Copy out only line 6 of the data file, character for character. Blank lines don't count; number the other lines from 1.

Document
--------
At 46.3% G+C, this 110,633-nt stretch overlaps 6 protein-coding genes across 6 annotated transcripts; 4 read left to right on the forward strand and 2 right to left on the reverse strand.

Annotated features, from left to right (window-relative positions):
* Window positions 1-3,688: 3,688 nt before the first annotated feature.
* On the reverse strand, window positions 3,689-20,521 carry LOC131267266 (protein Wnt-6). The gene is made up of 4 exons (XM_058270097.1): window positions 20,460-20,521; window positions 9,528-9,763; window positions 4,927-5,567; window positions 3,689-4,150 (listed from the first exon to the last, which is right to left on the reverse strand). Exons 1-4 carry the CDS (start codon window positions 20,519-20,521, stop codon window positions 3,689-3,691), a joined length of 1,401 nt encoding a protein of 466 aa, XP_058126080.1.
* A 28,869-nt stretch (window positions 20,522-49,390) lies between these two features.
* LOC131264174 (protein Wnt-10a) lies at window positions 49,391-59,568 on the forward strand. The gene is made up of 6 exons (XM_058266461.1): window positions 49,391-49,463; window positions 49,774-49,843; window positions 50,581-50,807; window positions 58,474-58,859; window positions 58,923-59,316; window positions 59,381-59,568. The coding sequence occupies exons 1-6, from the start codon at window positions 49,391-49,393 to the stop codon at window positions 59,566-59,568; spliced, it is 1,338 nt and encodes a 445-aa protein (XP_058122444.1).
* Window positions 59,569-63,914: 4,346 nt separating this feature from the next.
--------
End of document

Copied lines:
* LOC131264174 (protein Wnt-10a) lies at window positions 49,391-59,568 on the forward strand. The gene is made up of 6 exons (XM_058266461.1): window positions 49,391-49,463; window positions 49,774-49,843; window positions 50,581-50,807; window positions 58,474-58,859; window positions 58,923-59,316; window positions 59,381-59,568. The coding sequence occupies exons 1-6, from the start codon at window positions 49,391-49,393 to the stop codon at window positions 59,566-59,568; spliced, it is 1,338 nt and encodes a 445-aa protein (XP_058122444.1).